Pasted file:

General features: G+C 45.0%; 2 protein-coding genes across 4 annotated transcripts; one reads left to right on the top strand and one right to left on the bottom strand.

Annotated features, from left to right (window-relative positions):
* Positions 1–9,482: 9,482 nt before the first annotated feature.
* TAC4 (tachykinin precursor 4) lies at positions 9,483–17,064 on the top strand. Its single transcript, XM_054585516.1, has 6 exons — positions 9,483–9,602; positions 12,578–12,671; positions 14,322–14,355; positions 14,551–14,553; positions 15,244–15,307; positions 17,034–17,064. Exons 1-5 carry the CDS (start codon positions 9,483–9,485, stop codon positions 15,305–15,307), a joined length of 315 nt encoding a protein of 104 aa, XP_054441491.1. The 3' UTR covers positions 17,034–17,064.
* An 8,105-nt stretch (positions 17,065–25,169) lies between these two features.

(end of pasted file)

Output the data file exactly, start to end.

General features: G+C 45.0%; 2 protein-coding genes across 4 annotated transcripts; one reads left to right on the top strand and one right to left on the bottom strand.

Annotated features, from left to right (window-relative positions):
* Positions 1–9,482: 9,482 nt before the first annotated feature.
* TAC4 (tachykinin precursor 4) lies at positions 9,483–17,064 on the top strand. Its single transcript, XM_054585516.1, has 6 exons — positions 9,483–9,602; positions 12,578–12,671; positions 14,322–14,355; positions 14,551–14,553; positions 15,244–15,307; positions 17,034–17,064. Exons 1-5 carry the CDS (start codon positions 9,483–9,485, stop codon positions 15,305–15,307), a joined length of 315 nt encoding a protein of 104 aa, XP_054441491.1. The 3' UTR covers positions 17,034–17,064.
* An 8,105-nt stretch (positions 17,065–25,169) lies between these two features.